Ganglia are the most common swelling in the hand. They are cystic masses filled with viscous fluid and lack a true synovial lining. They are derived from degeneration of periarticular soft tissues. They are usually periarticular or peritendinous in location. The common sites are the dorsal and volar aspects of the wrist and distal phalanges. On USG, they are seen as anechoic lesions with thin margins [Figure - 11]. A small anechoic communicating duct may be seen extending from the ganglion to the articular space; it is seen in 70% of cases. [12]

Giant cell tumors are the second most frequent cause of swelling in the hand. The most common sites are the palmar aspects of the fingers. They arise from the synovium of the flexor tendon sheaths or the interphalangeal joints. [4] On USG, they appear as hypoechoic masses, sometimes with lobulated contours. [6]

Operator dependency is a disadvantage of USG but can be overcome by adequate training of the radiologist. Effective communication with the referring doctor is very helpful. Also one should try to label the images and give panoramic images to document the anatomy and pathology.


   Conclusion Top


USG has not been fully utilized in the musculoskeletal system. It provides a cheap and easily available alternative to costlier modalities like MRI. Its real-time imaging ability is a boon while evaluating tendons of the hand. Thus in our country, where cost effectiveness and availability are issues in most regions, USG can play an important role in imaging of the wrist and hand.

 
   References Top

1.Rumack CM, Wilson SR, Charboneau JW. The tendons. Diagnostic ultrasound. Mosby: 2 nd ed. 1998. p. 863-85.  Back to cited text no. 1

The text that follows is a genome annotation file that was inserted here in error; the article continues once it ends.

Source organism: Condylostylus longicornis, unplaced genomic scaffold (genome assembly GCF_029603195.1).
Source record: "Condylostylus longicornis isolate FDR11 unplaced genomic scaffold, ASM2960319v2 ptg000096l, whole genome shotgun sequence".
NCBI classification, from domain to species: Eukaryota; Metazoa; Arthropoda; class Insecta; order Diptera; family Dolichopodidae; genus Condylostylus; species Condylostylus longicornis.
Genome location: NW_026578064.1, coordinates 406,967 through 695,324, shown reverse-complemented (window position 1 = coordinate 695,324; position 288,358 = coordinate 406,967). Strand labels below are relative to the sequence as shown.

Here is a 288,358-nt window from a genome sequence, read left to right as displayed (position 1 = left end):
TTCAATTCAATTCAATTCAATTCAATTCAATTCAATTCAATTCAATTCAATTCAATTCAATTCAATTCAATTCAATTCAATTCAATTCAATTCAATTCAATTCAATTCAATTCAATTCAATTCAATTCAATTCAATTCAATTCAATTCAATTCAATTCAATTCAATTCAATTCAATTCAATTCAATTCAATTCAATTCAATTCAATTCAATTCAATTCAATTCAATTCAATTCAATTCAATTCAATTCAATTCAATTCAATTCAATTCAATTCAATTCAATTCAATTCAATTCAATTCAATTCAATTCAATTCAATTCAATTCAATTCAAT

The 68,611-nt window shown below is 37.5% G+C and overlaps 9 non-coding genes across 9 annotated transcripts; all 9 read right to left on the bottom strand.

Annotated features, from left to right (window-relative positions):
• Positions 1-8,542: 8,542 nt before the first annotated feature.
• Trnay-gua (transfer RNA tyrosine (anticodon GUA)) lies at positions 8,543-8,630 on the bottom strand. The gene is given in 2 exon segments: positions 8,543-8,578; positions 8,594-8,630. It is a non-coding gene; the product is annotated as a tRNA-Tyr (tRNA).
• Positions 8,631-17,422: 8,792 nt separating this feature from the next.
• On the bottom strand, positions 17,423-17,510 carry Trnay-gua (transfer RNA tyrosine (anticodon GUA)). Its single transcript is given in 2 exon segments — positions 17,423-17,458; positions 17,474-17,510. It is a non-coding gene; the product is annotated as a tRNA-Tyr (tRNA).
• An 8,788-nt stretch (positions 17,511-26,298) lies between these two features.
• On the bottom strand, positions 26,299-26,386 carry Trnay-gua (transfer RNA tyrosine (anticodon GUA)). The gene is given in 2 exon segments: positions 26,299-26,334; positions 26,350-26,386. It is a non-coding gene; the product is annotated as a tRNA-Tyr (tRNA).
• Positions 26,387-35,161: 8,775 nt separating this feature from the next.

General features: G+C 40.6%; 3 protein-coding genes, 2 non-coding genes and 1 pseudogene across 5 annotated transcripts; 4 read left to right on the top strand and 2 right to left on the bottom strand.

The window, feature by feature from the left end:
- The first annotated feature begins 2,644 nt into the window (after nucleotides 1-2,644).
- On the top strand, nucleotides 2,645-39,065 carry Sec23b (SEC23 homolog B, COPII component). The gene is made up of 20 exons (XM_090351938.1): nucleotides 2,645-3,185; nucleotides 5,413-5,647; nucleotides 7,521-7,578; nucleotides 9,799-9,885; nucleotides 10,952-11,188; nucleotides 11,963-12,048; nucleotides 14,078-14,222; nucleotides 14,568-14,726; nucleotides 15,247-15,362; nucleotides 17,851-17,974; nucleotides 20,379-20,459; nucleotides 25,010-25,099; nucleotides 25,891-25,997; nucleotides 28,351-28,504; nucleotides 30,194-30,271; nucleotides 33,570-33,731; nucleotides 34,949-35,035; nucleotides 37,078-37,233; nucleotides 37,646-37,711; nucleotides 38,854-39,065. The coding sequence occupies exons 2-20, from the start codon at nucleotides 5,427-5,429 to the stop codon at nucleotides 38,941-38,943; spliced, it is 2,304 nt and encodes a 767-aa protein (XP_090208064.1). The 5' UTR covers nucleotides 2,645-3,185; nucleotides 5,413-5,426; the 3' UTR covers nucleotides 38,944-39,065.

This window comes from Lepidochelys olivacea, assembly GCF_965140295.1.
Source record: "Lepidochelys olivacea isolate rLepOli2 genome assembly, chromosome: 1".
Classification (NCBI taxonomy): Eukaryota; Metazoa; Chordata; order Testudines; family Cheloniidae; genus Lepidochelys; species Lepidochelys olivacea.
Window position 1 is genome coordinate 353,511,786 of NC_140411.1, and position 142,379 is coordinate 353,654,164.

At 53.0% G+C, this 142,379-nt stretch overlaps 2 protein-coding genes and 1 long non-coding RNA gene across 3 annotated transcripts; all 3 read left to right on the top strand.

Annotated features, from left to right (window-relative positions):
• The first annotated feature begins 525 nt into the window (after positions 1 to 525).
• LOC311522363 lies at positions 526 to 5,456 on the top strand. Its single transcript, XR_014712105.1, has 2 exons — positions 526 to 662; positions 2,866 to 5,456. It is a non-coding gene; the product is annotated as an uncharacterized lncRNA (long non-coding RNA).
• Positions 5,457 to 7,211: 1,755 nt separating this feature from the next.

2.Fornage BD. Hand and wrist. In : Musculoskeletal ultrasound. Churchill Livingstone: p. 151-79.   Back to cited text no. 2    
3.Lee JC, Healy JC. Normal sonographic anatomy of the wrist and hand. Radiographics 2005;25:1577-90.  Back to cited text no. 3  [PUBMED]  [FULLTEXT]
4.Lin GT, Cooney WP, Amadio PC, An KN. Mechanical properties of human pulleys. J Hand Surg Br 1990;15:429-34.  Back to cited text no. 4  [PUBMED]  [FULLTEXT]
5.Martinoli C, Bianchi S, Nebiolo M, Derchi LE, Garcia JF. Sonographic evaluation of digital annular pulley tears. Skeletal Radiol 2000;29:387-91.  Back to cited text no. 5  [PUBMED]  [FULLTEXT]
6.Klauser A, Frauscher F, Bodner G, Halpern EJ, Schocke MF, Springer P, et al . Finger pulley injuries in extreme rock climbers: Depiction with dynamic US. Radiology 2002;222:755-61.  Back to cited text no. 6  [PUBMED]  [FULLTEXT]
7.Fornage BD. Achilles tendon: US examination. Radiology 1986;159:759-64.  Back to cited text no. 7  [PUBMED]  [FULLTEXT]
8.Fornage BD, Rifkin MD. Ultrasound examination of tendons. Radiol Clin North Am 1988;26:87-129.  Back to cited text no. 8  [PUBMED]  
9.Marini M, Boni S, Pingi A, De Dominicis C, Cartolari R. De Quervain's disease: Diagnostic imaging. Chir Organi Mov 1994;79:219-23.  Back to cited text no. 9  [PUBMED]  
10.Fornage BD. Soft tissue changes in the hand in rheumatoid arthritis - evaluation with ultrasonography. Radiology 1989;173:735-7.  Back to cited text no. 10  [PUBMED]  [FULLTEXT]
11.Chhem RK, Beauregard G, Schmutz GR, Benko AJ. Ultrasonography of the ankle and the hind foot. Can Assoc Radiol J 1993;44:337-41.  Back to cited text no. 11  [PUBMED]  
12.Bianchi S, Martinoli C. Wrist. In : Ultrasound of the musculoskeletal system. Springer: 2007. p. 425-94.  Back to cited text no. 12    

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Correspondence Address:
Ashwin D Lawande
5A, Shimpla Vignaharta Hsg society, 35, Juhu Versova Link Road, Andheri West, Mumbai - 400 053
India
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Source of Support: None, Conflict of Interest: None


DOI: 10.4103/0971-3026.34730

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    Figures

  [Figure - 1], [Figure - 2], [Figure - 3], [Figure - 4], [Figure - 5], [Figure - 6], [Figure - 7], [Figure - 8], [Figure - 9], [Figure - 10], [Figure - 11]